NYU TV and film program getting more women behind the camera

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Sandy Kenyon reports on a lack of female directors in the film industry.

As more high-profile actors speak out to demand equal pay for women, there is another glass ceiling in Hollywood -- a lack of female directors.

But now, a summer blockbuster and a local film school are helping to change the industry.

The drive towards greater diversity in Hollywood begins at film school, where teachers and administrators are working to get more women behind the camera.

Patty Jenkins is the "Wonder Woman" behind one of this summer's biggest hits, and she is helping pave the way for other women behind the camera by proving hollywood wrong. So says her former teacher, Joe Pichirallo, who is the man behind "Madoff" and other TV and film projects.

"In the industry, there was the stereotypical cliche that women mostly wanted to direct soft stories like romantic comedies," Joe Pichirallo said. Women are up to and can certainly direct big blockbuster action movies."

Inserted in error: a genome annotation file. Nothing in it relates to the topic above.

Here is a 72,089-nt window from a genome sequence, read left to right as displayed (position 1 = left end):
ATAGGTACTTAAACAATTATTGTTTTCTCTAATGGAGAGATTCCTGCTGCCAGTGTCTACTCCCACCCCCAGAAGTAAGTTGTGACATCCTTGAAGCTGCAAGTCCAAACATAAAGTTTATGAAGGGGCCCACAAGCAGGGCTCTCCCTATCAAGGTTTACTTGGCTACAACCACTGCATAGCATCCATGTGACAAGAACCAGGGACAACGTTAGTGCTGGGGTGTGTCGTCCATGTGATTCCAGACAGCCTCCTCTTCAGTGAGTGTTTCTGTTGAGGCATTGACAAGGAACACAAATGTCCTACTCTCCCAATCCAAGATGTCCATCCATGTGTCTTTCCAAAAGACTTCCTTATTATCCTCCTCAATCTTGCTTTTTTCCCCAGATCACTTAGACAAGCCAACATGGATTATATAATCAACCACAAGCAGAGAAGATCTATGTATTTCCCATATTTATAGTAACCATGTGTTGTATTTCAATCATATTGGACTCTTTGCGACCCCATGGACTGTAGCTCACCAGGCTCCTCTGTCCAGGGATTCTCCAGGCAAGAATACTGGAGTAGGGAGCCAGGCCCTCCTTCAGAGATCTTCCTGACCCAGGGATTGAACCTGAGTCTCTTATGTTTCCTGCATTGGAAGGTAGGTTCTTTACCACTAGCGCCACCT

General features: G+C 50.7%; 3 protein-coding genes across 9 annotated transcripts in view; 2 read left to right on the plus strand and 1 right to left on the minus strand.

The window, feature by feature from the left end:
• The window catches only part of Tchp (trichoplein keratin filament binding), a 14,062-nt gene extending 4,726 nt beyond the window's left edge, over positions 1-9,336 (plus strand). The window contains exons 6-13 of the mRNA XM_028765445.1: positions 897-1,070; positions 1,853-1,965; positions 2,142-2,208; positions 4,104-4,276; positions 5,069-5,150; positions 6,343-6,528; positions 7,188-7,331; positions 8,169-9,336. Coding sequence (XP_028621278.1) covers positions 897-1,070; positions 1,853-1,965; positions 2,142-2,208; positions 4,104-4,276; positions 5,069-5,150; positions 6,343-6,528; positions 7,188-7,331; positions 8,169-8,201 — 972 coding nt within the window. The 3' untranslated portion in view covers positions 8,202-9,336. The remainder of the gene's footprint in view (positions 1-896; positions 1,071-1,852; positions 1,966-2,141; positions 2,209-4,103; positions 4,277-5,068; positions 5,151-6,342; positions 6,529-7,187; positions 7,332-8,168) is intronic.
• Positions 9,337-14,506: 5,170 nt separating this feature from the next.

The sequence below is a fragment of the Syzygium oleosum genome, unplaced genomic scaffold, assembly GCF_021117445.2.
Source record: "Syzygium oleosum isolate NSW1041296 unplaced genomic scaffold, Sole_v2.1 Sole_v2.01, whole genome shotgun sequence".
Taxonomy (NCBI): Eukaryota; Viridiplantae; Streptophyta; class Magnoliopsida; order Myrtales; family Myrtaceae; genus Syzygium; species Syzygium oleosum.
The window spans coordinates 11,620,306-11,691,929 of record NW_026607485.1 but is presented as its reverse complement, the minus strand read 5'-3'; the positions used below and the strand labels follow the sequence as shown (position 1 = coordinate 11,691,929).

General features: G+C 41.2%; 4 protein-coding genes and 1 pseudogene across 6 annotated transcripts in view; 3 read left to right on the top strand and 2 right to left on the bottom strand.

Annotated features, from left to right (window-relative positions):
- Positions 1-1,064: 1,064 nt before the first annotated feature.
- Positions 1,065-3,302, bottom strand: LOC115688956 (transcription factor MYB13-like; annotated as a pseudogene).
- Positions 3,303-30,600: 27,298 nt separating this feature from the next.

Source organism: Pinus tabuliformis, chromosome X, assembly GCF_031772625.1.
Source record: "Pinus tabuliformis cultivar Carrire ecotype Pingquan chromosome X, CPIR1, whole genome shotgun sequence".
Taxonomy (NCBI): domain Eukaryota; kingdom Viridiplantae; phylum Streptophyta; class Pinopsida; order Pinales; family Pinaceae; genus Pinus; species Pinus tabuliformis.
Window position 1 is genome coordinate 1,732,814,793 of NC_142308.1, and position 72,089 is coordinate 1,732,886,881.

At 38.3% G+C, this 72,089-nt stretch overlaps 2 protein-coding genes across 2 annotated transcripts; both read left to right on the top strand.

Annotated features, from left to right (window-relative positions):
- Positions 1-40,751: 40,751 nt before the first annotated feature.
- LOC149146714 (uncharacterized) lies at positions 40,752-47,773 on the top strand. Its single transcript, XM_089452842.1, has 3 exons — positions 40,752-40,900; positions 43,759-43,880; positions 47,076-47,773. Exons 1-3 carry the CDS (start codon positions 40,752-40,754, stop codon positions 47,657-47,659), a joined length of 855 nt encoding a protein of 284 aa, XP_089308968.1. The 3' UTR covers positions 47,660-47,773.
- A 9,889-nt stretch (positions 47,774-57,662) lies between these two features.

Still, a study last year showed just 7 percent of major Hollywood movies were directed by women. And that's a bad situation Pichirallo works to change as chair of the undergraduate film and TV program at NYU.

"Proactive is the key, operative word," he said. "You need to have an equal representation. it's an incredibly
collaborative industry and it's different kinds of stories you're going to get: not
just from the male perspective, but the female perspective as well."

There are now an equal number of male and female students in the program.

Natalia Rivas just graduated from NYU, where she was able to draw from her personal experience for her thesis film about a wife escaping an abusive husband.

"Coming from a single mom, feeling you know an issue like domestic abuse was really important to me," she said. "I felt like this was an important story to tell."

Rivas said she has benefited from having female mentors and professors at NYU.

"If you're a woman, and everybody who is teaching you is a guy, it's not sending the right message," Pichirallo said. "So we've worked really hard on that."

The goal is to have as diverse a student body as possible, and Pichirallo is making progress. A dozen years ago, there were twice as many men than women in the film and TV program. Now, there is gender parity.

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